So about a year and a bit ago I was feeling a bit crazy and decided to spend £1300 on a new camera, extra lens and the usual accessories, cases, filters etc. At the time I was looking for a camera that I could use for film making too, I’d used the Canon 7D and liked it, so I either wanted a 7D or something very similar. After ruling out the 7D on price, the 550D & 600D for their cheap feel and lack of features, I decided on the Canon 60D.

I ordered the camera as a kit with the 18-135mm lens as I was new to DSLRs and didn’t know where to start. Before it had even turned up, I also bought a second hand Sigma 30mm F1.4 prime lens on eBay after reading good things about it on various websites.

So now I’ve got all this kit I need to find something to do with it. Other than my new role as official family photographer, I though I’d have a go with time lapses. For this I also needed a timer remote to plug into the camera, and after a bit of Googling I ended with a cheap Chinese version of the official Canon remote for £15 on eBay.

Timer remote from eBay

Capturing the time lapse

I’m going to start by saying I’m no expert in time lapses, in fact I’d never done one before this and didn’t even research how to do them. I just went about it the way I thought they would be done… It’s very possible I’ve done it in an extremely convoluted way or missed something essential (if that is the case please point out my flaws). I just wanted to try this out by myself.

So here’s what I took with me:

  • Canon 60D
  • 18-135mm lens (I needed it for the wide angle)
  • 32GB SDHC Card
  • 16GB SDHC Card (as a backup)
  • Timer Remote
  • Joby GorillaPod SLR
  • Fully charged battery

Unfortunately I don’t have any photos of the setup on the day – I wasn’t forward thinking enough to take some, but I will for future blogs.

Equipment for the shoot

Camera set up

I found a good spot on the riverbank directly opposite the London Eye…

The view where I set up the camera

Luckily the wall had a wide, almost flat ledge to set the camera on. I still used the GorillaPod for extra stability, but I also didn’t want to scratch the bottom of my shiny new camera. I wasn’t sure on camera set up as I was still getting used to its settings, but here is how I decided to set it up…

  • Large JPEG (I didn’t want to mess around with RAW for my first attempt)
  • Camera set on “M” for manual (I locked in the settings so the camera wouldn’t go adjusting itself between shots)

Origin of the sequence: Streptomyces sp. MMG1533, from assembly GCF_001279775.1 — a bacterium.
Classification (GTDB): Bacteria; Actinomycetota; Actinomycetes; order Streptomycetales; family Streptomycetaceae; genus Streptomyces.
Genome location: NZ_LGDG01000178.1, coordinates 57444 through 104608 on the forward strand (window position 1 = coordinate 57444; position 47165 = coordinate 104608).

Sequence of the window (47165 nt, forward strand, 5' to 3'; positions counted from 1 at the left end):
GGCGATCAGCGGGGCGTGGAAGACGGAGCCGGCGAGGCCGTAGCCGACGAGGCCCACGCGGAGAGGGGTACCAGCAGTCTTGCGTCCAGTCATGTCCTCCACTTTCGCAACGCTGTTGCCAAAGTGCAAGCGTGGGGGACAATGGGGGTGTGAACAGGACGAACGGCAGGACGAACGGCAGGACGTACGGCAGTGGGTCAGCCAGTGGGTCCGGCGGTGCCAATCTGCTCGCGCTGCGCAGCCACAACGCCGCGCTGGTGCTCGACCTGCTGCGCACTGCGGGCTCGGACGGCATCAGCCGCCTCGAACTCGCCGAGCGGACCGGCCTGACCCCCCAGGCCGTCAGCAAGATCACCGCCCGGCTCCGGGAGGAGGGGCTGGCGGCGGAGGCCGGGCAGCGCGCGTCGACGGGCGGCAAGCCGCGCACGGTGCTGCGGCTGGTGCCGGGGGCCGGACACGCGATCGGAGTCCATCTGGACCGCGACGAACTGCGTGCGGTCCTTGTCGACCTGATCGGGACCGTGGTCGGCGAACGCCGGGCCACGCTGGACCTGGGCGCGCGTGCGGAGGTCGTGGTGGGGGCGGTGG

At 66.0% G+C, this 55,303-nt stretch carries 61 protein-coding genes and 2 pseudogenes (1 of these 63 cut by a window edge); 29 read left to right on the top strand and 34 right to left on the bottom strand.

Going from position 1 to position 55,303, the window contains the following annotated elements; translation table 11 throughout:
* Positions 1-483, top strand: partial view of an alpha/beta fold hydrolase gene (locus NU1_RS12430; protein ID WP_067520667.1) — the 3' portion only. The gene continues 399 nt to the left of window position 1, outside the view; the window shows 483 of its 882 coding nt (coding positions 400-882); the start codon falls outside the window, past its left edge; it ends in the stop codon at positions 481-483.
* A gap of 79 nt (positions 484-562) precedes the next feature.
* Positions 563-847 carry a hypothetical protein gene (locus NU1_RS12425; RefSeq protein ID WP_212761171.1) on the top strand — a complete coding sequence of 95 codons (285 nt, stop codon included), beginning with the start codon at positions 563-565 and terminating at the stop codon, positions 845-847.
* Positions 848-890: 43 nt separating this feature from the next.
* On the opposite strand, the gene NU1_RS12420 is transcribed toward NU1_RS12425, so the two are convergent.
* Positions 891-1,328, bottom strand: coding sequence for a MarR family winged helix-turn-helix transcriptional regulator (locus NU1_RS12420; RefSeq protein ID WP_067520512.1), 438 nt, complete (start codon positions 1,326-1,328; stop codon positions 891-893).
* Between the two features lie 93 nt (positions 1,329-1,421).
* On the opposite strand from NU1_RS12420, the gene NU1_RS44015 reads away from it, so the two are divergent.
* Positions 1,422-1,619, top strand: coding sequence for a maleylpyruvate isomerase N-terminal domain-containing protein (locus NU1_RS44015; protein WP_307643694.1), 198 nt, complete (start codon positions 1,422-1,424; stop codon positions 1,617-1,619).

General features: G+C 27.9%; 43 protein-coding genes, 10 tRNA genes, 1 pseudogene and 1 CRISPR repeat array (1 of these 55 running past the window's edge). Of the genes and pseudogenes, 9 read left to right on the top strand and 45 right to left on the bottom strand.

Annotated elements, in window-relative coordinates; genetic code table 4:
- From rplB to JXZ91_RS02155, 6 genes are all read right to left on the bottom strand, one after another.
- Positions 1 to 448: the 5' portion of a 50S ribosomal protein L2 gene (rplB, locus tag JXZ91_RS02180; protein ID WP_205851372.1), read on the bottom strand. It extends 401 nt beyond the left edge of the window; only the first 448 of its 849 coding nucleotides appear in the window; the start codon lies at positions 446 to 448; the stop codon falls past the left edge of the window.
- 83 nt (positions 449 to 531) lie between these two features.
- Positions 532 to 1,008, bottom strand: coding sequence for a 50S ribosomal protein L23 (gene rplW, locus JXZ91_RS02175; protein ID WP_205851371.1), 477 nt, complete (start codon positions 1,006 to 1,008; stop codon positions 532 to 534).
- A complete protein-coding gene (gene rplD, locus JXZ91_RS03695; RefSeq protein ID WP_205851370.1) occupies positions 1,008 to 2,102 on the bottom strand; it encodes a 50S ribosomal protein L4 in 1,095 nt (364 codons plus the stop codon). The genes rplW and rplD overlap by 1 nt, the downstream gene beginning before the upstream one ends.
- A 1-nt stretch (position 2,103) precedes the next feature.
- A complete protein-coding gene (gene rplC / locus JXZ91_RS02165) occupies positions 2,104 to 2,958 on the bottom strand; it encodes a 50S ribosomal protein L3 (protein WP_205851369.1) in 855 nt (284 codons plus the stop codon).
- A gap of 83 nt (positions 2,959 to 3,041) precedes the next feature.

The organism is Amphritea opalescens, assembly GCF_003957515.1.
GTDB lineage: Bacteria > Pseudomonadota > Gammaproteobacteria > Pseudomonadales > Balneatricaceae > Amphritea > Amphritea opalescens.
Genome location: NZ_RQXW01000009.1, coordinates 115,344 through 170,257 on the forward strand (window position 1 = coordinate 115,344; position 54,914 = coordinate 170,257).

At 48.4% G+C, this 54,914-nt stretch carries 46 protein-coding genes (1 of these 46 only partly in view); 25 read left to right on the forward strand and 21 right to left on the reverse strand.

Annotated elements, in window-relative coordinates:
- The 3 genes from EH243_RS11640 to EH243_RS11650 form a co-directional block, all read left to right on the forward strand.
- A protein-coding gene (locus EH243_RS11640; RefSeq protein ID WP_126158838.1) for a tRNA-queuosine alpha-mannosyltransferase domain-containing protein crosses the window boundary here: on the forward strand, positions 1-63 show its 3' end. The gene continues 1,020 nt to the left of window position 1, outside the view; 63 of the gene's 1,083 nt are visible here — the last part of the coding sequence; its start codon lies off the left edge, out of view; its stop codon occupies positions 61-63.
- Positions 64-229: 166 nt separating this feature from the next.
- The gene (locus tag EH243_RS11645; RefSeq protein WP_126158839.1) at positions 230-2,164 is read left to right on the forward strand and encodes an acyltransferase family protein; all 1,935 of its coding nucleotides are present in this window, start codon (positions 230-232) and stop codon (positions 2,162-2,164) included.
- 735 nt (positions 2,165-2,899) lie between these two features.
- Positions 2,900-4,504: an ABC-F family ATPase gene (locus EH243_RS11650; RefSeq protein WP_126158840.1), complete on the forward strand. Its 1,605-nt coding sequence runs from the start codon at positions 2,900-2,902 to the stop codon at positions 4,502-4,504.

• Manual focus (in case it tried re-focusing for each shot)
  • Aperture F8
  • ISO 100
  • Exposure 1/400
  • 18mm focal length (lens set at its widest)

I set up the timer to take a photo every second and set it going for about 45 mins. I had a lot of curious looks from tourists walking by while it was going. It’s quite noisy having the shutter go every second! I also noticed it was causing the GorillaPod to shake very slightly. I didn’t have anything more sturdy to mount it on so decided I’d just go with it and hope the shots were ok.

By the end of it I had 1797 photos on my SD card, all ready for processing!

Photo management

I decided to use Adobe Lightroom to import and tweak the photos ready for the edit as it’s quite powerful with large catalogues of photos.

Adobe Lightroom with all the photos imported

After they were all imported I decided to crop them all to a 16:9 aspect ratio to make it easier manage in the edit. I applied the 16:9 crop overlay to first photo and then copied the setting, selected the other 1796 photos and pasted the setting on to them.

Applying the 16:9 crop overlay

I then exported them at full resolution ready for the edit – I didn’t make any other tweaks to the photos other than the crop.

The edit

To stitch this all together I used Adobe Premiere as I know my way around it. I started by importing the folder of 1797 photos, selecting them all and then dragging them onto the timeline. Each frame was about a second long as default, so I highlighted them all on the timeline and changed them all in bulk to one frame each.

1 second playing back now was 25 seconds worth of photos. For my 45 mins standing around I now had 1 minute 11 seconds of time lapse.

Premiere with all the stills on the timeline

At first I rendered this out and was happy with my first time lapse. But after looking at it a few times, I thought maybe I could liven it up a bit.

I created some new sequences, 5 in total, where I zoomed in on the image in different parts and slowly panned around.

One of the sequences I created to zoom and move around the image

I then added all these new sequences on to final edit sequence. I added a title plate at the start, transitions between the shots and some music to play over it.

Final edit sequence

It still wasn’t right, so I opened up Magic Bullet Looks and added the tilt-shift effect to all the shots to give it that miniature effect. I think it works well with the boats, although the overall effect would have been better if I’d shot the whole thing from a higher angle.

Magic Bullet Looks

Here is the finished time lapse…
Music: Chicane – Barefoot

Anyway, that’s about it, there is not much else to say. I’ve skimmed over some of the detail, but I didn’t want to make this too boring. You can ask me any questions if you want to know more.

Mr Geek Face